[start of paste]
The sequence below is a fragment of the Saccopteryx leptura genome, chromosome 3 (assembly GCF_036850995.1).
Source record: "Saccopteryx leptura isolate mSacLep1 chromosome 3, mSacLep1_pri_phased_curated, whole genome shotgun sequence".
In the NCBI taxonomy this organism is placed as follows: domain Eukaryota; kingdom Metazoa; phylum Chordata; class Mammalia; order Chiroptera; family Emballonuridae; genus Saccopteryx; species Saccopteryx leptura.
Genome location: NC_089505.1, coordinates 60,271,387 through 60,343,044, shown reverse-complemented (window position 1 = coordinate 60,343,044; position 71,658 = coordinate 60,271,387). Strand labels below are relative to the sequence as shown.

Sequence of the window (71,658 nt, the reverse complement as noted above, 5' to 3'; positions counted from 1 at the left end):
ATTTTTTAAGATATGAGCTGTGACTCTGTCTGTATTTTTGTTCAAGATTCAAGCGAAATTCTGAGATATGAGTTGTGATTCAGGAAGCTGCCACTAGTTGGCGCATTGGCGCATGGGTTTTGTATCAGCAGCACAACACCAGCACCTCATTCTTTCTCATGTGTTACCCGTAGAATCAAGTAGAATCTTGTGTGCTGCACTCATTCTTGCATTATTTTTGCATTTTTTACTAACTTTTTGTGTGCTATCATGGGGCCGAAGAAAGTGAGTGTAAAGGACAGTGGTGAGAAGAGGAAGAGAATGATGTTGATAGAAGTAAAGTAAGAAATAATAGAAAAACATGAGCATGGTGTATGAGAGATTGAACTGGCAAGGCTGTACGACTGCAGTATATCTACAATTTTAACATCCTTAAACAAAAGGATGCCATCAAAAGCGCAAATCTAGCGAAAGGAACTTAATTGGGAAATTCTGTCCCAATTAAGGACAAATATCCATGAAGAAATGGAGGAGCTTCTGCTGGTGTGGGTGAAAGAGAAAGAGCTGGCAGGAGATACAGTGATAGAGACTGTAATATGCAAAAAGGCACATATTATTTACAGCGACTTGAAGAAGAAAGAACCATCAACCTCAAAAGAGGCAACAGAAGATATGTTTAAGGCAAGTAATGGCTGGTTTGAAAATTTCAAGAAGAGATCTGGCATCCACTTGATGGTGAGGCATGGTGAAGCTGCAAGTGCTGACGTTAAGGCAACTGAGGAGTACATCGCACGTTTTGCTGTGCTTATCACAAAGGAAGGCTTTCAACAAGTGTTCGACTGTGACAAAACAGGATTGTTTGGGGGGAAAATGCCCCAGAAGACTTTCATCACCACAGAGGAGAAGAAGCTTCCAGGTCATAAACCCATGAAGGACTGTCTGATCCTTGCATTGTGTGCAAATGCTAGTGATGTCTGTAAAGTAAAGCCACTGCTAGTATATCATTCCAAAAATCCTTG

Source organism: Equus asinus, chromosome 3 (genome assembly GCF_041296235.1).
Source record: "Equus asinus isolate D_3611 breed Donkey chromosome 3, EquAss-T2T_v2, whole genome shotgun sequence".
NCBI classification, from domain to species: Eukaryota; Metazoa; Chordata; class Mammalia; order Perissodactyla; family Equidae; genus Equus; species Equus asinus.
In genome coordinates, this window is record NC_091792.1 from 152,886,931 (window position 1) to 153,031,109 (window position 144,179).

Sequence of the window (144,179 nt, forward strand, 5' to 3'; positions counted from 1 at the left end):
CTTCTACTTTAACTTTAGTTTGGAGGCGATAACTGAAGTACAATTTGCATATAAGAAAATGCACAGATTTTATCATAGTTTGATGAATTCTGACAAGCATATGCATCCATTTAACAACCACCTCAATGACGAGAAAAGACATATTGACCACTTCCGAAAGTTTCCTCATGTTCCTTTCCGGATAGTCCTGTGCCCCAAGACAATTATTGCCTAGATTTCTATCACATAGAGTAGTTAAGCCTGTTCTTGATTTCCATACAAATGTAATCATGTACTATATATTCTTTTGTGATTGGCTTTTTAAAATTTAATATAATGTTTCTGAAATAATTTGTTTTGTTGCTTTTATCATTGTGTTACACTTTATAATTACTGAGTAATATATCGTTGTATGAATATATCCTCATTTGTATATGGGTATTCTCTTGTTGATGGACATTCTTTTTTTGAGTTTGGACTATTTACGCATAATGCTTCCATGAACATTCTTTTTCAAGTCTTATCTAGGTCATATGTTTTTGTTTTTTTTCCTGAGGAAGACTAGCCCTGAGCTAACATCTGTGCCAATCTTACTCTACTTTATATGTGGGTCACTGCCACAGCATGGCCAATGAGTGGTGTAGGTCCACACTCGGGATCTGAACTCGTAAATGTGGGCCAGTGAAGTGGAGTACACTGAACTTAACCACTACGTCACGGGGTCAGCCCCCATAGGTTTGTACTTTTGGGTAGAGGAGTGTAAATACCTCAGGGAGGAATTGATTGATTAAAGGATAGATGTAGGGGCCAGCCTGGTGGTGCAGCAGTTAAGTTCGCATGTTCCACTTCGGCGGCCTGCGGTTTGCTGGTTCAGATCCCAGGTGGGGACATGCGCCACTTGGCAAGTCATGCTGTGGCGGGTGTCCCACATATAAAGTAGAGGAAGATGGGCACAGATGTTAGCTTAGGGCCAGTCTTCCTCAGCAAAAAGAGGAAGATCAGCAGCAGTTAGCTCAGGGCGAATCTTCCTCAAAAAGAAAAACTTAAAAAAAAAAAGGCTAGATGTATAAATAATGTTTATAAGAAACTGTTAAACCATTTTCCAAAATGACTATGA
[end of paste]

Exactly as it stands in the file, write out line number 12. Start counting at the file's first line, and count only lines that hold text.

CTTCTACTTTAACTTTAGTTTGGAGGCGATAACTGAAGTACAATTTGCATATAAGAAAATGCACAGATTTTATCATAGTTTGATGAATTCTGACAAGCATATGCATCCATTTAACAACCACCTCAATGACGAGAAAAGACATATTGACCACTTCCGAAAGTTTCCTCATGTTCCTTTCCGGATAGTCCTGTGCCCCAAGACAATTATTGCCTAGATTTCTATCACATAGAGTAGTTAAGCCTGTTCTTGATTTCCATACAAATGTAATCATGTACTATATATTCTTTTGTGATTGGCTTTTTAAAATTTAATATAATGTTTCTGAAATAATTTGTTTTGTTGCTTTTATCATTGTGTTACACTTTATAATTACTGAGTAATATATCGTTGTATGAATATATCCTCATTTGTATATGGGTATTCTCTTGTTGATGGACATTCTTTTTTTGAGTTTGGACTATTTACGCATAATGCTTCCATGAACATTCTTTTTCAAGTCTTATCTAGGTCATATGTTTTTGTTTTTTTTCCTGAGGAAGACTAGCCCTGAGCTAACATCTGTGCCAATCTTACTCTACTTTATATGTGGGTCACTGCCACAGCATGGCCAATGAGTGGTGTAGGTCCACACTCGGGATCTGAACTCGTAAATGTGGGCCAGTGAAGTGGAGTACACTGAACTTAACCACTACGTCACGGGGTCAGCCCCCATAGGTTTGTACTTTTGGGTAGAGGAGTGTAAATACCTCAGGGAGGAATTGATTGATTAAAGGATAGATGTAGGGGCCAGCCTGGTGGTGCAGCAGTTAAGTTCGCATGTTCCACTTCGGCGGCCTGCGGTTTGCTGGTTCAGATCCCAGGTGGGGACATGCGCCACTTGGCAAGTCATGCTGTGGCGGGTGTCCCACATATAAAGTAGAGGAAGATGGGCACAGATGTTAGCTTAGGGCCAGTCTTCCTCAGCAAAAAGAGGAAGATCAGCAGCAGTTAGCTCAGGGCGAATCTTCCTCAAAAAGAAAAACTTAAAAAAAAAAAGGCTAGATGTATAAATAATGTTTATAAGAAACTGTTAAACCATTTTCCAAAATGACTATGA